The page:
Date of Award
Doctor of Philosophy (PhD)
The seemingly limitless capacities of mammals to sense, respond, and manipulate their environments stems from their structurally and functionally diverse nervous systems. Establishing these complex behaviors requires the integration of many biological phenomena including, morphogenetic gradients, cell-cell signaling, transcriptional networks, cell migration and epigenetic gene regulation. As mammalian development progresses, these pathways coordinate the production of highly specialized neuronal and glial cells, that connect and communicate with another in an even more complex manner. While evolution has shaped a multitude of pathways to produce numerous favorable traits, it has also created an intricate system vulnerable to disease. The loss of different types of neurons, each responsible for specialized biochemical communications within the brain and spinal cord, results in a wide variety of neurological and neurodegenerative diseases. Unfortunately, many of these diseases are uniquely human and cannot be wholly studied in model organisms such as Mus musculus or Drosophila melanogaster. Further, their location and absolute necessity precludes isolation directly from patients. Fortunately, advances in our understanding of genetic pathways that specify neuronal cell fates during development have enabled the directed differentiation of embryonic and induced pluripotent stem cells (iPSCs) into specific neuronal subtypes. This knowledge has been further leveraged to directly convert (reprogram) non-neuronal somatic cells into neurons, bypassing the induction of pluripotency. Specifically, ectopically expressing small non-coding microRNAs (miRNAs), miR-9/9* and miR-124 (miR-9/9*-124), with transcription factors in human adult fibroblasts is sufficient to generate functionally mature neuronal subtypes. These direct conversion modalities may prove invaluable in the study of late-onset neurodegenerative diseases, as the original age of human fibroblasts is maintained in converted neurons in contrast to the cellular rejuvenation observed in iPSCs. However, little is known about the epigenetic and molecular events that accompany direct cell-fate conversion limiting the utility of these features. Further, the capacity of miRNAs alone to overcome cell fate barriers has largely been unexplored. Within this thesis I provide mechanistic insights into the cell-fate pioneering activity of miR-9/9*-124. These results demonstrate that miRNAs induce remodeling of chromatin accessibilities, DNA methylation and the transcriptome leading to the generation of functionally excitable neurons. Surprisingly, during neuronal reprogramming, miR-9/9*-124 opens neuronal gene loci embedded in heterochromatic regions while simultaneously repressing fibroblast loci, revealing how miRNAs may overcome the cell-fate barrier that exists in human fibroblasts. These findings led to the discovery of a miRNA-induced permissive neurogenic ground state capable of generating multiple, clinically relevant neuronal subtypes. As such, I show that the addition of motor neuron factors, ISL1 and LHX3, can function as terminal selectors to specify neuronal conversion to a highly enriched population of human spinal cord motor neurons. Altogether, the work contained within this thesis identifies miRNA-mediated epigenetic remodeling events underlying direct neuronal conversion of human fibroblasts and a modular platform capable of generating multiple, clinically relevant neuronal subtypes directly from patients.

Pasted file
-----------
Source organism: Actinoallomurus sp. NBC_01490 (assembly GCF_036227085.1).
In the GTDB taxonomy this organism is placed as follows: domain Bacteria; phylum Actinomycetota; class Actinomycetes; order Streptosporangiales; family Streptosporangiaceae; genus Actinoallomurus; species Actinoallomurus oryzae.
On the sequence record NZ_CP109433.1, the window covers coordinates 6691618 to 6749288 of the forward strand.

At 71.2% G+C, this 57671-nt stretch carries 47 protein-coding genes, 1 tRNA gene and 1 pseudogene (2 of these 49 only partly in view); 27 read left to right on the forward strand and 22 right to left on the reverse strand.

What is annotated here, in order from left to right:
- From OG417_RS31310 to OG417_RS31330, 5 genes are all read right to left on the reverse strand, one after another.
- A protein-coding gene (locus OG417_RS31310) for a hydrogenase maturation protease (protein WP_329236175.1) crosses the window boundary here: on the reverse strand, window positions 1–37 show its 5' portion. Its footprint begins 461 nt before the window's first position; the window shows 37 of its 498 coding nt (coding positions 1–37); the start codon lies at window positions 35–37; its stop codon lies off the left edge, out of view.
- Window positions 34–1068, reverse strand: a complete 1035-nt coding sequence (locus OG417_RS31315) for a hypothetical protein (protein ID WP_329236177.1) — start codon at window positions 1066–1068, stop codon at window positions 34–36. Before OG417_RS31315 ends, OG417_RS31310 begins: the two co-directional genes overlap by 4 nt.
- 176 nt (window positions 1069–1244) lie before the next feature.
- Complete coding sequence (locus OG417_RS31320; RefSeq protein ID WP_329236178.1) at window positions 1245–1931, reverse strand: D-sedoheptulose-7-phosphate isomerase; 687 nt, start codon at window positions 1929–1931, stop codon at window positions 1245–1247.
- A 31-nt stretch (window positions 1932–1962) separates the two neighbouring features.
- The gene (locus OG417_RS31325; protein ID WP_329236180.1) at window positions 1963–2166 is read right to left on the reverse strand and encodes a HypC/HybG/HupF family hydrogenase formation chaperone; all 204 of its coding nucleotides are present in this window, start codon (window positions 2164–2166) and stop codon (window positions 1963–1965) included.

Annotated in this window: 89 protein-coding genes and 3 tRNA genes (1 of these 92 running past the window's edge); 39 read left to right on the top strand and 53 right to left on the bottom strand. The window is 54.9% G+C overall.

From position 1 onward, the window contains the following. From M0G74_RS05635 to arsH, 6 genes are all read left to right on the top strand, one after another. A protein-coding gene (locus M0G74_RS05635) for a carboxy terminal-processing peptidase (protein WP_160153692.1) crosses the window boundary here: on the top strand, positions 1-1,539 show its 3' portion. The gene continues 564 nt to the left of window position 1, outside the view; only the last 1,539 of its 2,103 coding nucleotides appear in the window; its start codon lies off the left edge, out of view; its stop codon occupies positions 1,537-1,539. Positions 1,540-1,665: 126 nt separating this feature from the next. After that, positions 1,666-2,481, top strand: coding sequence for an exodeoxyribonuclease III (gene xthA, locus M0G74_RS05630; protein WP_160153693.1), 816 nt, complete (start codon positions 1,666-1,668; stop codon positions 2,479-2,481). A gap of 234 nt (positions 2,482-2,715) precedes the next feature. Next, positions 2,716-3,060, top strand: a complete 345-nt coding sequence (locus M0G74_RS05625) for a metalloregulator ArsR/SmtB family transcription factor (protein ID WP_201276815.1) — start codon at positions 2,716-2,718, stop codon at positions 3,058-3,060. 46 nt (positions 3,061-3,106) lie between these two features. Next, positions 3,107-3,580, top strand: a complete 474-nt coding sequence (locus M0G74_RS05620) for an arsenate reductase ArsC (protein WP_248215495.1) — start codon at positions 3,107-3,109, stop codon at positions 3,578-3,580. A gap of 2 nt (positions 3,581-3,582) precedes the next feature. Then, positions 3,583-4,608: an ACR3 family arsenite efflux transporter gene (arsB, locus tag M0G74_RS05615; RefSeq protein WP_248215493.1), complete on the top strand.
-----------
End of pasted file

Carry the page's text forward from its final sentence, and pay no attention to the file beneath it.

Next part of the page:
Chair and Committee
Andrew S. Yoo
Robert Mecham, Shelly Sakiyama-Elbert, David Gutmann, Samantha Morris,
Abernathy, Daniel Gene, "Brain Enriched microRNAs Open the Neurogenic Potential of Adult Human Fibroblasts" (2017). Arts & Sciences Electronic Theses and Dissertations. 1216.